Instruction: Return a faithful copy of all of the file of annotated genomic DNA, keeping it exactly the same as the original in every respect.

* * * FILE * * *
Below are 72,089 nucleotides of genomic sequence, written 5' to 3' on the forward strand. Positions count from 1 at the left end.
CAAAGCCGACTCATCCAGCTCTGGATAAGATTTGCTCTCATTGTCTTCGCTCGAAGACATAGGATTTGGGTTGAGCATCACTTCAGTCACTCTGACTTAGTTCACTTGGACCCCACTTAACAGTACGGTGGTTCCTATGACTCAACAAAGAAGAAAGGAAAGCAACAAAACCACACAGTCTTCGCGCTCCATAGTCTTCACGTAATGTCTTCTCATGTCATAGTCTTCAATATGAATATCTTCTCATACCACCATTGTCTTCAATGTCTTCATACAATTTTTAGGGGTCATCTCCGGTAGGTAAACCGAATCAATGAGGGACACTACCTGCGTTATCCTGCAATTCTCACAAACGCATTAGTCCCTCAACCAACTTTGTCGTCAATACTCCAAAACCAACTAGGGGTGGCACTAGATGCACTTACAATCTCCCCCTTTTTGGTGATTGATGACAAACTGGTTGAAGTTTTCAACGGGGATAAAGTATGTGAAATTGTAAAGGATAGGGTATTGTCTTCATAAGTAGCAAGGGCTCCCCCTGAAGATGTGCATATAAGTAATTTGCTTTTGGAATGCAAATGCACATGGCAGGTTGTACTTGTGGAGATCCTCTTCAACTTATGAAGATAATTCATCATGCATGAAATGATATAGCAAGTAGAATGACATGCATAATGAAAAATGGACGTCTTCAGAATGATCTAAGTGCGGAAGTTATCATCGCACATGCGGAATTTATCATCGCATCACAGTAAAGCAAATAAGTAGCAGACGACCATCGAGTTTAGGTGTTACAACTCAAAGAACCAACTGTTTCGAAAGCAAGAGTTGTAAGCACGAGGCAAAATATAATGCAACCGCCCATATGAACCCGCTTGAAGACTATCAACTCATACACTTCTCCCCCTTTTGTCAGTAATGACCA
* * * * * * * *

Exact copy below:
Below are 72,089 nucleotides of genomic sequence, written 5' to 3' on the forward strand. Positions count from 1 at the left end.
CAAAGCCGACTCATCCAGCTCTGGATAAGATTTGCTCTCATTGTCTTCGCTCGAAGACATAGGATTTGGGTTGAGCATCACTTCAGTCACTCTGACTTAGTTCACTTGGACCCCACTTAACAGTACGGTGGTTCCTATGACTCAACAAAGAAGAAAGGAAAGCAACAAAACCACACAGTCTTCGCGCTCCATAGTCTTCACGTAATGTCTTCTCATGTCATAGTCTTCAATATGAATATCTTCTCATACCACCATTGTCTTCAATGTCTTCATACAATTTTTAGGGGTCATCTCCGGTAGGTAAACCGAATCAATGAGGGACACTACCTGCGTTATCCTGCAATTCTCACAAACGCATTAGTCCCTCAACCAACTTTGTCGTCAATACTCCAAAACCAACTAGGGGTGGCACTAGATGCACTTACAATCTCCCCCTTTTTGGTGATTGATGACAAACTGGTTGAAGTTTTCAACGGGGATAAAGTATGTGAAATTGTAAAGGATAGGGTATTGTCTTCATAAGTAGCAAGGGCTCCCCCTGAAGATGTGCATATAAGTAATTTGCTTTTGGAATGCAAATGCACATGGCAGGTTGTACTTGTGGAGATCCTCTTCAACTTATGAAGATAATTCATCATGCATGAAATGATATAGCAAGTAGAATGACATGCATAATGAAAAATGGACGTCTTCAGAATGATCTAAGTGCGGAAGTTATCATCGCACATGCGGAATTTATCATCGCATCACAGTAAAGCAAATAAGTAGCAGACGACCATCGAGTTTAGGTGTTACAACTCAAAGAACCAACTGTTTCGAAAGCAAGAGTTGTAAGCACGAGGCAAAATATAATGCAACCGCCCATATGAACCCGCTTGAAGACTATCAACTCATACACTTCTCCCCCTTTTGTCAGTAATGACCA